General Advice:

1. Eat breakfast. This is especially important when taking medications for treatment of diabetes.

Breakfast ideas: Oatmeal, whole grain cold cereal, whole grain toast with low-fat milk/ yoghurt, peanut butter on toast, smoothie (fresh fruit of choice); French toast with whole grain, egg white with cinnamon.

2. Three meals per day.

3. At least four servings of vegetables, three servings of fruit per day. Steam/lightly cook vegetables. Add fruit to your cereals/yogurt.

Non starchy vegetables: Onion, cucumber, broccoli, cauliflower, beets, tomatoes, spinach, carrot, lettuce, cabbage, okra, turnip, peppers, mushrooms.

Starchy Foods: Whole grain bread, high fibre cereal, oatmeal, crème of wheat, brown rice, potatoes, pasta, cooked peas & beans, low-fat crackers.

Meat/ Protein: chicken/turkey without skin, fish (salmon, tuna) & seafood.

Lean cut: beef, pork and low-fat cheese.

Add a piece of fruit and 8oz Low fat milk or 6oz yoghurt.

Snack on vegetables at anytime and incorporate into every meal. Eat fruits in moderation.

4. Eat whole grains: Whole grains contain more vitamins/minerals than refined foods, increase bulk, increase satiety and keep blood sugar levels more stable. 20-35g of fibre recommended daily.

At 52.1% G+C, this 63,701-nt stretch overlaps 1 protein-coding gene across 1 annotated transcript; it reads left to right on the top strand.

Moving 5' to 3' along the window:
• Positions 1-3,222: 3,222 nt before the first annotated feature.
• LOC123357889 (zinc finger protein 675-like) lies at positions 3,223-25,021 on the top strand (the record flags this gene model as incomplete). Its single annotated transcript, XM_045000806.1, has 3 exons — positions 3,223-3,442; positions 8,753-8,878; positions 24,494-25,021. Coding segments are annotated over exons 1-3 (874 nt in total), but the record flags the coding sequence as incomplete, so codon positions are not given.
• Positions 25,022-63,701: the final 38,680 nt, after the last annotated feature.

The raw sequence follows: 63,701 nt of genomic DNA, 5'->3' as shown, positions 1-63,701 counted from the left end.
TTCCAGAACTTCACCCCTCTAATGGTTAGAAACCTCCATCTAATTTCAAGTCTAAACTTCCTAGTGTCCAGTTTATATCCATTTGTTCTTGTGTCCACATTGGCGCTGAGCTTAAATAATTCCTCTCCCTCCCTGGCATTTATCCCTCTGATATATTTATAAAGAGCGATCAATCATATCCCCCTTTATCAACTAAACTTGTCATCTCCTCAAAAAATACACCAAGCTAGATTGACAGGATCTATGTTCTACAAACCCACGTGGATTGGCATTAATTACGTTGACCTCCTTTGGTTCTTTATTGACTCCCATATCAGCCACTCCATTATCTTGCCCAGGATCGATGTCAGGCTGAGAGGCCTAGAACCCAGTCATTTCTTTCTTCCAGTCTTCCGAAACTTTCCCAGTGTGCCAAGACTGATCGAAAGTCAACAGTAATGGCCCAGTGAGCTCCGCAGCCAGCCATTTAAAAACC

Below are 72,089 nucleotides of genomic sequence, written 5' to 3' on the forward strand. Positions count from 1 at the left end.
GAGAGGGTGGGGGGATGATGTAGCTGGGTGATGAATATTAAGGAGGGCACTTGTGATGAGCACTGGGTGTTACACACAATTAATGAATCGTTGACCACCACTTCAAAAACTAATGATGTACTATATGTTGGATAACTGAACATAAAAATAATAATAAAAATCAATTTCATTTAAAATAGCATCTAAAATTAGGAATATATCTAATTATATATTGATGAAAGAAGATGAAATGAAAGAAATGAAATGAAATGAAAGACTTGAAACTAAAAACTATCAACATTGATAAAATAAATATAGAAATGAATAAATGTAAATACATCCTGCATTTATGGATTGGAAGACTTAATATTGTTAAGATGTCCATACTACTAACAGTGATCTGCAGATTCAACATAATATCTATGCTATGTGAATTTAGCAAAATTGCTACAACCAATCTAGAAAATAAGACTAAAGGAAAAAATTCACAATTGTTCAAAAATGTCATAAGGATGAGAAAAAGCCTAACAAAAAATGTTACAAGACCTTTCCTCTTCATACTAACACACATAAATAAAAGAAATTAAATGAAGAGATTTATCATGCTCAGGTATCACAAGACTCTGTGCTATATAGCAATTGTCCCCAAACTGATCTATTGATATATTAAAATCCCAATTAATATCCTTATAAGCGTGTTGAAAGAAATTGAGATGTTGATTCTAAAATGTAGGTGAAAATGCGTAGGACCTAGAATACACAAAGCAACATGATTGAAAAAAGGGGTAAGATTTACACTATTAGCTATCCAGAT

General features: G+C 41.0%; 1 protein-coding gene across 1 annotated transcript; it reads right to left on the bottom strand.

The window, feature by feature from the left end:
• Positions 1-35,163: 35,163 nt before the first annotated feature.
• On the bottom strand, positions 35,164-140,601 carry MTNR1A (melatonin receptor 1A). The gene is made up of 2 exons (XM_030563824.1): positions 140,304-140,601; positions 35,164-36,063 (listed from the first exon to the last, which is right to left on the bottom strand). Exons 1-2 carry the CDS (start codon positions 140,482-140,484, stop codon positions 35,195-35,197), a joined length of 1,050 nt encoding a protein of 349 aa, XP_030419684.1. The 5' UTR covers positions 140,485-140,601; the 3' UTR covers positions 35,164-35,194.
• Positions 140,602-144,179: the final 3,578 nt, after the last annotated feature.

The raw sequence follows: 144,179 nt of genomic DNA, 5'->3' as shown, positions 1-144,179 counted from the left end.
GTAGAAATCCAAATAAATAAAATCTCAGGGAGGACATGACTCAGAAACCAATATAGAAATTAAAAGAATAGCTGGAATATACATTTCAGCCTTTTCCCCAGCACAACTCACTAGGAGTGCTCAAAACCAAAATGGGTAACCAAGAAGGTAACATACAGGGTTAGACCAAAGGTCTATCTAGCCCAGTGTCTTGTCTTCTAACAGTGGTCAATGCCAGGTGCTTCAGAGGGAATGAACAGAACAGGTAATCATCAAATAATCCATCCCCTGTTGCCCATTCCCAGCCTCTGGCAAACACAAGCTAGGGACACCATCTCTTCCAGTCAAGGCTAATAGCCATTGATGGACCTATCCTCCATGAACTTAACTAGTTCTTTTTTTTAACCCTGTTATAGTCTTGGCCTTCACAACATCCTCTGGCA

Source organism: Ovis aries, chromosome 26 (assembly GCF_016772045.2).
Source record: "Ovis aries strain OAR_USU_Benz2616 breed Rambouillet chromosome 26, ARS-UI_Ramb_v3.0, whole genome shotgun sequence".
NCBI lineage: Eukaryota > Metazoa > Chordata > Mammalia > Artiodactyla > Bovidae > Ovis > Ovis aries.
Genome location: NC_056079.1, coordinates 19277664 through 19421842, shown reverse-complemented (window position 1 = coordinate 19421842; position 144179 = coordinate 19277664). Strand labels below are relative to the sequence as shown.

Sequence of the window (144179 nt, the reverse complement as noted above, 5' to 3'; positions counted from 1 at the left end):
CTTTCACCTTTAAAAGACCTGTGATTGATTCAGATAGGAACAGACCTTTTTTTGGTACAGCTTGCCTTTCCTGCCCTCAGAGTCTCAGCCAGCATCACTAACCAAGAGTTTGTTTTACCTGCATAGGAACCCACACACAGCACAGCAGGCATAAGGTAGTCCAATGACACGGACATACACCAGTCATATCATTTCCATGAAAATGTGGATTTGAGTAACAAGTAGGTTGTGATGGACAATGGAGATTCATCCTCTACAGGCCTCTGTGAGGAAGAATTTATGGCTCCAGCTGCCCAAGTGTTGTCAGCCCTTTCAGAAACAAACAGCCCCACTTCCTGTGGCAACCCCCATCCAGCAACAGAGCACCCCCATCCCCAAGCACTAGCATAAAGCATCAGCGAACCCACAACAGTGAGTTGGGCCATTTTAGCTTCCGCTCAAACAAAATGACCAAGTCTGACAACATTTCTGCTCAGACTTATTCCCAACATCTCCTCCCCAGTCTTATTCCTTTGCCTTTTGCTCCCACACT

5. Healthy Fats:  Olive oil, vegetable oil (canola), Avocado, nuts, nut butters, sunflower seed.

Fats are high in calories; consume healthy fats consumed sparingly for adequate weight management. Trim fat from meats.

Avoid saturated fat and trans-fat: these are found in meats, whole fat dairy (butter and cheese), margarine, lard, cocoa, butter, egg yolk, coconut and vegetable shortening (often found in baked goods).

Choose fat-free dressings, oil vinegar dressings.

6. Combine your healthy meal plan with 30 minutes of exercise every day. 10 minutes x 3 of brisk walking can produce the same benefits as a 30 minute session.

Take the stairs, walk to your car, watch TV or read while on a treadmill or exercise bicycle. Get started, start slowly and persist.

7. Avoid foods with corn syrup, dextrose, sucrose, glucose, fructose, high fructose corn syrup or molasses as first few ingredients. Avoid alcohol if your blood sugar is not under control. Avoid Low calorie artificial sweeteners.  Finally, also avoid eating at restaurants.